One day after one of the strangest United Nations General Assembly and Security Council sessions, Iran admitted to the International Atomic Energy Agency that it has been operating an undeclared nuclear facility. The revelation was prompted by the fact that the Iranians had discovered that their secret was a secret no more, that American and French intelligence services had been monitoring the site for over a year.
That begs the obvious question - why didn't President Obama reveal this little gem when either addressing the General Assembly or chairing the Security Council meeting on, of all things, nuclear proliferation? That would have been a perfect opportunity to put the Iranians on the spot, on the defensive. For whatever reason, the President opted to keep the information to himself.
Fearing that the information was about to be released, the Iranians decided to take control of the release and notify the IAEA. This prompted a three way announcement from President Obama, British Prime Minister Gordon Brown and French President Nicholas Sarkozy, condemning Iran's failure to abide by international agreements and Security Council resolutions.
Iran is already under economic sanctions, ineffective though they may be. There are talks scheduled for October 1 between the five permanent Security Council members plus Germany on one side and Iran on the other. Iran had provided a rambling document on what it has agreed to discuss, insisting that the nuclear program was not up for negotiation. The revelation of the new, undeclared nuclear facility may change that.
France came to the United Nations meeting not in favor of tougher sanctions on Iran. After the Iranian acknowledgement of its failure to abide by the rules, the French may go along with an American and British call for the new sanctions. The most effective sanctions will be a cut off of Iran's imports of refined gasoline.
The key to effective sanctions will be Russia and China. Russia is now favorably disposed toward the United States after President Obama's surprise cancellation of the ballistic missile defense system in Poland and the Czech Republic. There may have been a quid pro quo - we dismantle the missile defenses and Russia supports sanctions on Iran.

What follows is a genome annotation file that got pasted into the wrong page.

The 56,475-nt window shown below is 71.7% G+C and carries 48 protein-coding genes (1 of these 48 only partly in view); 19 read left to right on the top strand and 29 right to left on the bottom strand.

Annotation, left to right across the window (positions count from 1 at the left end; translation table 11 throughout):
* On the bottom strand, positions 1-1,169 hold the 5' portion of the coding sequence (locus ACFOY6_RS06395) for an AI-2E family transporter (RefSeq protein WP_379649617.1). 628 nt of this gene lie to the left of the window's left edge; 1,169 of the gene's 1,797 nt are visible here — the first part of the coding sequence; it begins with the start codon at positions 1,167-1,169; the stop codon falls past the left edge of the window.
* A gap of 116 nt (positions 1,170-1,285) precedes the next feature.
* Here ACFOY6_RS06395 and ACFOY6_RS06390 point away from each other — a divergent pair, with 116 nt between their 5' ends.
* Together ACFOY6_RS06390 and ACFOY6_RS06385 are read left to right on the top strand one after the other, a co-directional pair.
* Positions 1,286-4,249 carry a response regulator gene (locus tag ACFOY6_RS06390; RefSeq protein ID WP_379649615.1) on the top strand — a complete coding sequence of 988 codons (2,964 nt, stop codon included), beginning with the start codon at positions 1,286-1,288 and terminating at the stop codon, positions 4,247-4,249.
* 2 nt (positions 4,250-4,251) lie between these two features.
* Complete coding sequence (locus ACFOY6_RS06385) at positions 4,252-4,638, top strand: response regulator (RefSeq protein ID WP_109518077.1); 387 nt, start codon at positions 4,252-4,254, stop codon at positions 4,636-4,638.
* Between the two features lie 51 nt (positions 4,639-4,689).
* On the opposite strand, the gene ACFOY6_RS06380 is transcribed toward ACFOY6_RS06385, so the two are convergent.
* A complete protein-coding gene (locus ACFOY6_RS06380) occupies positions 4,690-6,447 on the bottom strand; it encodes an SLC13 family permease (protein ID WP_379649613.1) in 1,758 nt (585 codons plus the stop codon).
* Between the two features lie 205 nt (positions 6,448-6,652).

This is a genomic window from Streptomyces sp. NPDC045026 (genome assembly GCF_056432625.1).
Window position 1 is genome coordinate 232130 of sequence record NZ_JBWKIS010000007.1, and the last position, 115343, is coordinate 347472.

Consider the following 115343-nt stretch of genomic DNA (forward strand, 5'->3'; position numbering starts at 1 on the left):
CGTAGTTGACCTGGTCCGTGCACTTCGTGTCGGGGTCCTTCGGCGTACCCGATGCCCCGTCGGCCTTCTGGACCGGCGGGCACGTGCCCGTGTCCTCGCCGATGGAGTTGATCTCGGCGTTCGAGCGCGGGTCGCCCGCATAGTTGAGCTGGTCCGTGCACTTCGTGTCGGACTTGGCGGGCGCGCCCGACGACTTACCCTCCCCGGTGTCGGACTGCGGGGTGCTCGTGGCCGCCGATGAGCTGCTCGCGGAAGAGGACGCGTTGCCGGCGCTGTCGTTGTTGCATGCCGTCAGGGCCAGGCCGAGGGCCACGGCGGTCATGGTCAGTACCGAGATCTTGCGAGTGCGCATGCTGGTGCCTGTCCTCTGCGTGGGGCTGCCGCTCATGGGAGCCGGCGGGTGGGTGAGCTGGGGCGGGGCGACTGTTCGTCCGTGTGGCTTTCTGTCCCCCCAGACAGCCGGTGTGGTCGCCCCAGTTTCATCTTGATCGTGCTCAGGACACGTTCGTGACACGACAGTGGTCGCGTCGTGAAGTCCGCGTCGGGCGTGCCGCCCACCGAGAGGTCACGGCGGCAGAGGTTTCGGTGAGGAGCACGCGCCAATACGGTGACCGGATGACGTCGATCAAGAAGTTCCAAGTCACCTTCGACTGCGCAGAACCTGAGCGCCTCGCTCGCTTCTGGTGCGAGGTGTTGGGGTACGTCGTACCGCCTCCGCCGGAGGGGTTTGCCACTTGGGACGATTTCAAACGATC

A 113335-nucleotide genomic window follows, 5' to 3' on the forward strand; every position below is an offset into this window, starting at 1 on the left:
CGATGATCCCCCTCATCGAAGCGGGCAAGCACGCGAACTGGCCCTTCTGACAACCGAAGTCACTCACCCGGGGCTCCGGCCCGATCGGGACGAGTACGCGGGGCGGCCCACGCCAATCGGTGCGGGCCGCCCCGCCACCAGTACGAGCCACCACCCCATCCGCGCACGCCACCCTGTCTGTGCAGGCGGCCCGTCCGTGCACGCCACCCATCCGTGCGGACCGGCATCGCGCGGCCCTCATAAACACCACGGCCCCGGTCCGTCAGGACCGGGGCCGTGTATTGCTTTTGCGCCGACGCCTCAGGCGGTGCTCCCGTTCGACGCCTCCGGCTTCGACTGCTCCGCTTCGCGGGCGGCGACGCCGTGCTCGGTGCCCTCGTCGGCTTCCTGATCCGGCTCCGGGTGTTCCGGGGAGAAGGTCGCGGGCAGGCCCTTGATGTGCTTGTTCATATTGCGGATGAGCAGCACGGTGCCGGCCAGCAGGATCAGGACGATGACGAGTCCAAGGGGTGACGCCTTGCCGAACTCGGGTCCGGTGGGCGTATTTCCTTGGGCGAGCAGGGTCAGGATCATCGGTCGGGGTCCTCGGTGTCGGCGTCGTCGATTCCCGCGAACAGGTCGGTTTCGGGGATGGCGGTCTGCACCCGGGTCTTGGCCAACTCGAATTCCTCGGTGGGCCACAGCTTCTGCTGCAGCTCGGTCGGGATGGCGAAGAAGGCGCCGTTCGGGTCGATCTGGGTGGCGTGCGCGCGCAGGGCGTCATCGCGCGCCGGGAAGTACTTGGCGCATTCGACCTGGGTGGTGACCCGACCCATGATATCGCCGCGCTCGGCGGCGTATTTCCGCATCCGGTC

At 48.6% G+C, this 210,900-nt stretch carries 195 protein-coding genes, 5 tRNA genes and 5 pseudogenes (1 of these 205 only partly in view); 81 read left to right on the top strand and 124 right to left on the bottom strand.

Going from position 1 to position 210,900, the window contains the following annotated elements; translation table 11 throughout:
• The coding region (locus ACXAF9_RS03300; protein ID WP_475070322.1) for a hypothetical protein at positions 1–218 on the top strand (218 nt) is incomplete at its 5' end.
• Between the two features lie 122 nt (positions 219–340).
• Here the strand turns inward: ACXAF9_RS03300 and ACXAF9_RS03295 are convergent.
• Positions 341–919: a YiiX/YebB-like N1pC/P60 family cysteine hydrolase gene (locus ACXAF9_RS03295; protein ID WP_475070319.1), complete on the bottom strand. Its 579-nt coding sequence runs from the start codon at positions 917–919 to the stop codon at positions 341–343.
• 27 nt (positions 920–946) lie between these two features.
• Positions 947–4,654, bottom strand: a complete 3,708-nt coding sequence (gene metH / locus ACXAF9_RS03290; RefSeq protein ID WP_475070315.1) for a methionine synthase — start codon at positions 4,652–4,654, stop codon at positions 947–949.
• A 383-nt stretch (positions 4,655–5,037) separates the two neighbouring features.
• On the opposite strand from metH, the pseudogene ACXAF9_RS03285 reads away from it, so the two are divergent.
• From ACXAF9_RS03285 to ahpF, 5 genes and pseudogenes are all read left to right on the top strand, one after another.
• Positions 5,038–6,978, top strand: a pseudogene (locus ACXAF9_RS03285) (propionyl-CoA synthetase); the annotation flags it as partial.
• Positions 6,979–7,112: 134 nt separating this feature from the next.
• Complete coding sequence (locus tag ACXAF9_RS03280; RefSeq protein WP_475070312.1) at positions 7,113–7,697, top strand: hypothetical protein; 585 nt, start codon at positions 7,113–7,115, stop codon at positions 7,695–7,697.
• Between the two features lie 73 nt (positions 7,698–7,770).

That leaves China. China has recently begun shipping gasoline to Iran. China has been against any increased sanctions on Iran. At best they will not support tougher sanctions, at worst they will veto the attempt. In any case, sanctions are not likely to be effective.
This is not happening in a vacuum. The Iranian oppossition group Mujahidin-e Khalq (MEK) claims that Iran is working on detonators for nuclear devices. Once regarded as alarmists with no credibility, the MEK was the first group to provide accurate information on the Iranian nuclear program. If this information is equally accurate, it shows that the Iranian program is nearing the weapons design stage. Once they have enriched enough uranium to the level required for weaponization, they will be able to construct a crude device.
The Israelis are of course aware of all this information. They have been uncharacteristically vocal about their intentions to stop Iran from acquiring a nuclear weapons capability. If there is no effective United Nations or other international action that prevents Iran from developing a weapon, the Israelis will attempt a difficult, complex military operation.
The consequences of military action against Iran will reverberate around the world. Iran is not only positioned between two deployed American forces - Iraq and Afghanistan - they are providing weaponry to both sets of enemies. Additionally, they are the world's premier supporters and practitioners of terrorism. Expect increased activity on all these fronts.
Sanctions are unlikely to deter Iran, so military action - most likely from Israel since the current American administration seems unwilling to really "engage" Iran - seems unavoidable.
The stakes have gone up. Now is the time to address the Iranian problem - it has been festering since 1979. I hope President Obama is up to the task. Given his track record thus far, I am unconvinced.